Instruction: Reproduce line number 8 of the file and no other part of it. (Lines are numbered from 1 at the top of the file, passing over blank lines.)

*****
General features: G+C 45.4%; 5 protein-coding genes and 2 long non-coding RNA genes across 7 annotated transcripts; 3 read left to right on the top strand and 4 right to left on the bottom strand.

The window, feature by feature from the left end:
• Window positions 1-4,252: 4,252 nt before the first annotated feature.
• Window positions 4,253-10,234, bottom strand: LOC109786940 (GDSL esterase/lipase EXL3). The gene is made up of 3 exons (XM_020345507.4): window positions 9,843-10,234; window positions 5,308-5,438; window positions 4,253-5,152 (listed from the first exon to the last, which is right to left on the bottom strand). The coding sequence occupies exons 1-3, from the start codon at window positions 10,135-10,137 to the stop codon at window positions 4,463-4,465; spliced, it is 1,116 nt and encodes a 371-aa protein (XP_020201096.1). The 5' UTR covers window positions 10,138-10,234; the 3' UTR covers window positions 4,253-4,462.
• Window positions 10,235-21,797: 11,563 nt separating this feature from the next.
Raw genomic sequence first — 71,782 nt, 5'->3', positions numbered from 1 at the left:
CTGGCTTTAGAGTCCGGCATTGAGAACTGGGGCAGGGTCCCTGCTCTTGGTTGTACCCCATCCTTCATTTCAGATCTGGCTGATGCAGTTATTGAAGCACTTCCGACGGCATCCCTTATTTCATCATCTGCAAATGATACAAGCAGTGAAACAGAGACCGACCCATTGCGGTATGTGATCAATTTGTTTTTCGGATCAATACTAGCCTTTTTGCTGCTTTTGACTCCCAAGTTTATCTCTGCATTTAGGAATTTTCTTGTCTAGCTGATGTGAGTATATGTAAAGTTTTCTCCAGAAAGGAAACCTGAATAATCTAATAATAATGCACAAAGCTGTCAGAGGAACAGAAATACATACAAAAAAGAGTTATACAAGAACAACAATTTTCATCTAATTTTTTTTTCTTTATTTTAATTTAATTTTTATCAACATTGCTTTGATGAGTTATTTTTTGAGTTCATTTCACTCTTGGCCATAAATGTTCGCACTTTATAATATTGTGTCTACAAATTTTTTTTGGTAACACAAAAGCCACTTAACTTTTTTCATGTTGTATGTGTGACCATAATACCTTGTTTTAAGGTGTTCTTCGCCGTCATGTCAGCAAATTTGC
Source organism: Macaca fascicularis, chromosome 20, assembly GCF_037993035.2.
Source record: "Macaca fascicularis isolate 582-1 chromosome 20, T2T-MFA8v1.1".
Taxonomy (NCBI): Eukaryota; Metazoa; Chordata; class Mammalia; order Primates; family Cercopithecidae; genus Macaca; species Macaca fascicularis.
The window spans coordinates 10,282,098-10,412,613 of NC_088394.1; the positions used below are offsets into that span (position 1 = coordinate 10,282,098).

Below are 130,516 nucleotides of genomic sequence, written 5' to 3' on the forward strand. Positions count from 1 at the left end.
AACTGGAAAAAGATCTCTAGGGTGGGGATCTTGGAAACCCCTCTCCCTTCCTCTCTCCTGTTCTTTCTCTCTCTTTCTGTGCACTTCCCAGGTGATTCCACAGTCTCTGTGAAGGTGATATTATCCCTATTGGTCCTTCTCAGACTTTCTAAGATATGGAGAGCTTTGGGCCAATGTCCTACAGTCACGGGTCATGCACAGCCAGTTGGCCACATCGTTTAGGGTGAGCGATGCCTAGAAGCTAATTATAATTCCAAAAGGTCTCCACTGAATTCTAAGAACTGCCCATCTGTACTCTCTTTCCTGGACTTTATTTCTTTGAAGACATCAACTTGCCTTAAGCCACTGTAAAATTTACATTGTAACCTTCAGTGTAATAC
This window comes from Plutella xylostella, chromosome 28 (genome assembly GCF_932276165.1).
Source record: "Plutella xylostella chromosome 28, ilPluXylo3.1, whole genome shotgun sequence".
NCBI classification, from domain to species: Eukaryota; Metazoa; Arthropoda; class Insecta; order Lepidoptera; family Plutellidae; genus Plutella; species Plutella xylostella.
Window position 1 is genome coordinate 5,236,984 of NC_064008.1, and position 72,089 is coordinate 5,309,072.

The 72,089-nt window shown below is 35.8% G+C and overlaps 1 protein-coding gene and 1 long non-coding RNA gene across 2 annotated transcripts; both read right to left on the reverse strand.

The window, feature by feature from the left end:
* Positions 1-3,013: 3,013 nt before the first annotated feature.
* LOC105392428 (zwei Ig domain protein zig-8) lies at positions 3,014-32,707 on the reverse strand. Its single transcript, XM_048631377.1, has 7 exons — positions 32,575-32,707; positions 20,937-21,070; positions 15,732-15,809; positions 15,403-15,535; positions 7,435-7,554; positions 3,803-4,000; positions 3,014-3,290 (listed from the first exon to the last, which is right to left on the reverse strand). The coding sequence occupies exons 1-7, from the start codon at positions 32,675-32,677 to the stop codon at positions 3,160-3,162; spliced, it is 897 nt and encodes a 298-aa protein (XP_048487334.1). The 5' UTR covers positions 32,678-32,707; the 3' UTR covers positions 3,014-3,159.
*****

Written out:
Source organism: Macaca fascicularis, chromosome 20, assembly GCF_037993035.2.